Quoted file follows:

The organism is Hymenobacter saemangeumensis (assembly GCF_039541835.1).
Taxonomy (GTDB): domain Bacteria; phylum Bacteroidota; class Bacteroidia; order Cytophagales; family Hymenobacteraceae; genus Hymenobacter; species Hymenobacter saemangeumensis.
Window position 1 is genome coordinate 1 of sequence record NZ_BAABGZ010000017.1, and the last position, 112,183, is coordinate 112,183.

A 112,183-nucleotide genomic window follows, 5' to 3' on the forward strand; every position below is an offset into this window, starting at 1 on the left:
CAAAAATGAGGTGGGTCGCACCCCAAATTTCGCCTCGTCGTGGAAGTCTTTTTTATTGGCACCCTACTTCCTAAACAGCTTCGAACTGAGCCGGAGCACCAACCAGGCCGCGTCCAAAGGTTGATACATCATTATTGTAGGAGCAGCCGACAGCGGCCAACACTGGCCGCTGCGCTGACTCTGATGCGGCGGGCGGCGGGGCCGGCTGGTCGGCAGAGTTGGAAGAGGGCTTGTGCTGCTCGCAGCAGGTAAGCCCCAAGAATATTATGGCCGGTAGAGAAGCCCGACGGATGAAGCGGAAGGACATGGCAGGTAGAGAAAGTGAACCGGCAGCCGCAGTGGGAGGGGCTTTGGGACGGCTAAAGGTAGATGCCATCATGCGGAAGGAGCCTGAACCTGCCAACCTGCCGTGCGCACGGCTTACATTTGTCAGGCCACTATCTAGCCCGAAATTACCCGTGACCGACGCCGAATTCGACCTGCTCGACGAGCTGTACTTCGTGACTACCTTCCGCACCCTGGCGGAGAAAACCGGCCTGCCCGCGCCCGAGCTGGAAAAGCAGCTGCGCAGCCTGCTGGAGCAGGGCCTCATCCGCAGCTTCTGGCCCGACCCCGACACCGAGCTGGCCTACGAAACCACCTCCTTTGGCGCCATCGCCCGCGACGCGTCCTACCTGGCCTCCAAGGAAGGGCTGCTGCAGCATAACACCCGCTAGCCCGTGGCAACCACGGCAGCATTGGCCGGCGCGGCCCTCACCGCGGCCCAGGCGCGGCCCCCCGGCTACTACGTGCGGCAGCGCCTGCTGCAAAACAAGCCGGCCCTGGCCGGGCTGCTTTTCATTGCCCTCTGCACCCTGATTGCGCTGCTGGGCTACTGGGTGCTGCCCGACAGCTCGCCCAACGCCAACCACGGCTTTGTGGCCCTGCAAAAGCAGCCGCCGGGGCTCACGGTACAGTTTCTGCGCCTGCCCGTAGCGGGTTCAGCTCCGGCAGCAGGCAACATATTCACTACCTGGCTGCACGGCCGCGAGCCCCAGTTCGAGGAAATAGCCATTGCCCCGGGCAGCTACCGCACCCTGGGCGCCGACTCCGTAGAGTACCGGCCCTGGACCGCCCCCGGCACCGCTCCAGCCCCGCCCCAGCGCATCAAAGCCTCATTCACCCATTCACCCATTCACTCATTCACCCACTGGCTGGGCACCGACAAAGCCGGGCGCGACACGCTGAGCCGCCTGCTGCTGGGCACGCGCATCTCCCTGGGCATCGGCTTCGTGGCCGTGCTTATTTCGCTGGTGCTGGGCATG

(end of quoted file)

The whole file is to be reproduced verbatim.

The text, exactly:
The organism is Hymenobacter saemangeumensis (assembly GCF_039541835.1).
Taxonomy (GTDB): domain Bacteria; phylum Bacteroidota; class Bacteroidia; order Cytophagales; family Hymenobacteraceae; genus Hymenobacter; species Hymenobacter saemangeumensis.
Window position 1 is genome coordinate 1 of sequence record NZ_BAABGZ010000017.1, and the last position, 112,183, is coordinate 112,183.

A 112,183-nucleotide genomic window follows, 5' to 3' on the forward strand; every position below is an offset into this window, starting at 1 on the left:
CAAAAATGAGGTGGGTCGCACCCCAAATTTCGCCTCGTCGTGGAAGTCTTTTTTATTGGCACCCTACTTCCTAAACAGCTTCGAACTGAGCCGGAGCACCAACCAGGCCGCGTCCAAAGGTTGATACATCATTATTGTAGGAGCAGCCGACAGCGGCCAACACTGGCCGCTGCGCTGACTCTGATGCGGCGGGCGGCGGGGCCGGCTGGTCGGCAGAGTTGGAAGAGGGCTTGTGCTGCTCGCAGCAGGTAAGCCCCAAGAATATTATGGCCGGTAGAGAAGCCCGACGGATGAAGCGGAAGGACATGGCAGGTAGAGAAAGTGAACCGGCAGCCGCAGTGGGAGGGGCTTTGGGACGGCTAAAGGTAGATGCCATCATGCGGAAGGAGCCTGAACCTGCCAACCTGCCGTGCGCACGGCTTACATTTGTCAGGCCACTATCTAGCCCGAAATTACCCGTGACCGACGCCGAATTCGACCTGCTCGACGAGCTGTACTTCGTGACTACCTTCCGCACCCTGGCGGAGAAAACCGGCCTGCCCGCGCCCGAGCTGGAAAAGCAGCTGCGCAGCCTGCTGGAGCAGGGCCTCATCCGCAGCTTCTGGCCCGACCCCGACACCGAGCTGGCCTACGAAACCACCTCCTTTGGCGCCATCGCCCGCGACGCGTCCTACCTGGCCTCCAAGGAAGGGCTGCTGCAGCATAACACCCGCTAGCCCGTGGCAACCACGGCAGCATTGGCCGGCGCGGCCCTCACCGCGGCCCAGGCGCGGCCCCCCGGCTACTACGTGCGGCAGCGCCTGCTGCAAAACAAGCCGGCCCTGGCCGGGCTGCTTTTCATTGCCCTCTGCACCCTGATTGCGCTGCTGGGCTACTGGGTGCTGCCCGACAGCTCGCCCAACGCCAACCACGGCTTTGTGGCCCTGCAAAAGCAGCCGCCGGGGCTCACGGTACAGTTTCTGCGCCTGCCCGTAGCGGGTTCAGCTCCGGCAGCAGGCAACATATTCACTACCTGGCTGCACGGCCGCGAGCCCCAGTTCGAGGAAATAGCCATTGCCCCGGGCAGCTACCGCACCCTGGGCGCCGACTCCGTAGAGTACCGGCCCTGGACCGCCCCCGGCACCGCTCCAGCCCCGCCCCAGCGCATCAAAGCCTCATTCACCCATTCACCCATTCACTCATTCACCCACTGGCTGGGCACCGACAAAGCCGGGCGCGACACGCTGAGCCGCCTGCTGCTGGGCACGCGCATCTCCCTGGGCATCGGCTTCGTGGCCGTGCTTATTTCGCTGGTGCTGGGCATG